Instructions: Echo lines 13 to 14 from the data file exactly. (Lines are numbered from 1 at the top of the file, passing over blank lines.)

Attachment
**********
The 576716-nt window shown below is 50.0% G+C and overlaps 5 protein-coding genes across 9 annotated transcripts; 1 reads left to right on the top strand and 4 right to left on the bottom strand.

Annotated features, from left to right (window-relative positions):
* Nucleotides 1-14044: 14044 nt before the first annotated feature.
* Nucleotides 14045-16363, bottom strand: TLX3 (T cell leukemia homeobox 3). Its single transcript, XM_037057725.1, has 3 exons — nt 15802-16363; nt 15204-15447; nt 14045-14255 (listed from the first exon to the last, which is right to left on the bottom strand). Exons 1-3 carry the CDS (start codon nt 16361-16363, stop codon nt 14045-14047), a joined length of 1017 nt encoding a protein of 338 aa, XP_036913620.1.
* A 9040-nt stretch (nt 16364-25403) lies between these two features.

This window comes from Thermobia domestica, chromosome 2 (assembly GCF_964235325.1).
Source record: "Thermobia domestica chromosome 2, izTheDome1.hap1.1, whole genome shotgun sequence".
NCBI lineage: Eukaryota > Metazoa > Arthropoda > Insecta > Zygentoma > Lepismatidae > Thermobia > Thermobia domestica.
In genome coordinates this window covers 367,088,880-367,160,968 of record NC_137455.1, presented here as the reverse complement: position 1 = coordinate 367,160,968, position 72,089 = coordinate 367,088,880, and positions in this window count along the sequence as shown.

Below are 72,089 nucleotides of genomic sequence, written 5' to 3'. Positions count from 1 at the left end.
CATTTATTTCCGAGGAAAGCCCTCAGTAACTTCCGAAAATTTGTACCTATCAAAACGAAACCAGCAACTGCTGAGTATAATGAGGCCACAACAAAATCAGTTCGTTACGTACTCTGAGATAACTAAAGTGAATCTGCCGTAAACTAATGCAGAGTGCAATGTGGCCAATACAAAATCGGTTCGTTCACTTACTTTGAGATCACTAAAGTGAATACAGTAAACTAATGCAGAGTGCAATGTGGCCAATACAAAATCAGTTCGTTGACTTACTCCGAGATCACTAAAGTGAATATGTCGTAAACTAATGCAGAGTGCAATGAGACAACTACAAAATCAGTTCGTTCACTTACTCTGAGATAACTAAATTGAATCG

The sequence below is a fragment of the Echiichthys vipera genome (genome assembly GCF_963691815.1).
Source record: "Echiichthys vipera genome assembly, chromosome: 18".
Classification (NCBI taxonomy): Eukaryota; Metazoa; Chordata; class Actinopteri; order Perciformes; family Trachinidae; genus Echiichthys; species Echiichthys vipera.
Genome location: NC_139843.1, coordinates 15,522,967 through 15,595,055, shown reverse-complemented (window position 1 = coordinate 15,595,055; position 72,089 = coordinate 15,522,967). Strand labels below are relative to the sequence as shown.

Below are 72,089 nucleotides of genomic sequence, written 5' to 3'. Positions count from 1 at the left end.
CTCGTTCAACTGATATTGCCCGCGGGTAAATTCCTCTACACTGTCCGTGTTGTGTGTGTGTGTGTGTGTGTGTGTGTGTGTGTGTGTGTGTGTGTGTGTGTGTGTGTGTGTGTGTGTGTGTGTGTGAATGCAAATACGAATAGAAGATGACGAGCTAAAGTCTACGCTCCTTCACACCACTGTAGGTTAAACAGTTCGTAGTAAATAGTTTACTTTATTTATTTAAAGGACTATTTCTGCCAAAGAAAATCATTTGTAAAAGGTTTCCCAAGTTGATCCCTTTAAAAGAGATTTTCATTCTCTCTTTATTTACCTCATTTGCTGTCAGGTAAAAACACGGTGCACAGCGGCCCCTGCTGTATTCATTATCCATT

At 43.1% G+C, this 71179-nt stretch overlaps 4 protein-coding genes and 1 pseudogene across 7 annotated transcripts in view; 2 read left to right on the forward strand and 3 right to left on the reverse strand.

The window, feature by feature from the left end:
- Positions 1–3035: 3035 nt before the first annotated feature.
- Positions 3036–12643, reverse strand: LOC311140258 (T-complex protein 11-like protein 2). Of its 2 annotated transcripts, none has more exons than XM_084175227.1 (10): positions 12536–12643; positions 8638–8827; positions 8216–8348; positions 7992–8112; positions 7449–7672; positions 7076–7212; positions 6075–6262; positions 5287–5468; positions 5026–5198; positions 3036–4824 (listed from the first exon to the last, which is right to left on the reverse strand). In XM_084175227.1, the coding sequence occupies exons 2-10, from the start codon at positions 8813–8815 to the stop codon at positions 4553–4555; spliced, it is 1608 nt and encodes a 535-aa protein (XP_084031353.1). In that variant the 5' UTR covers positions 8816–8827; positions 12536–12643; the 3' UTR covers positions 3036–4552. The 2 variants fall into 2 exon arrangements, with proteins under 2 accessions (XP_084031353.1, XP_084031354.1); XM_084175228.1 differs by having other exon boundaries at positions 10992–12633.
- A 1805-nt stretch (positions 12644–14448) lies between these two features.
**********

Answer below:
Source record: "Echiichthys vipera genome assembly, chromosome: 18".
Classification (NCBI taxonomy): Eukaryota; Metazoa; Chordata; class Actinopteri; order Perciformes; family Trachinidae; genus Echiichthys; species Echiichthys vipera.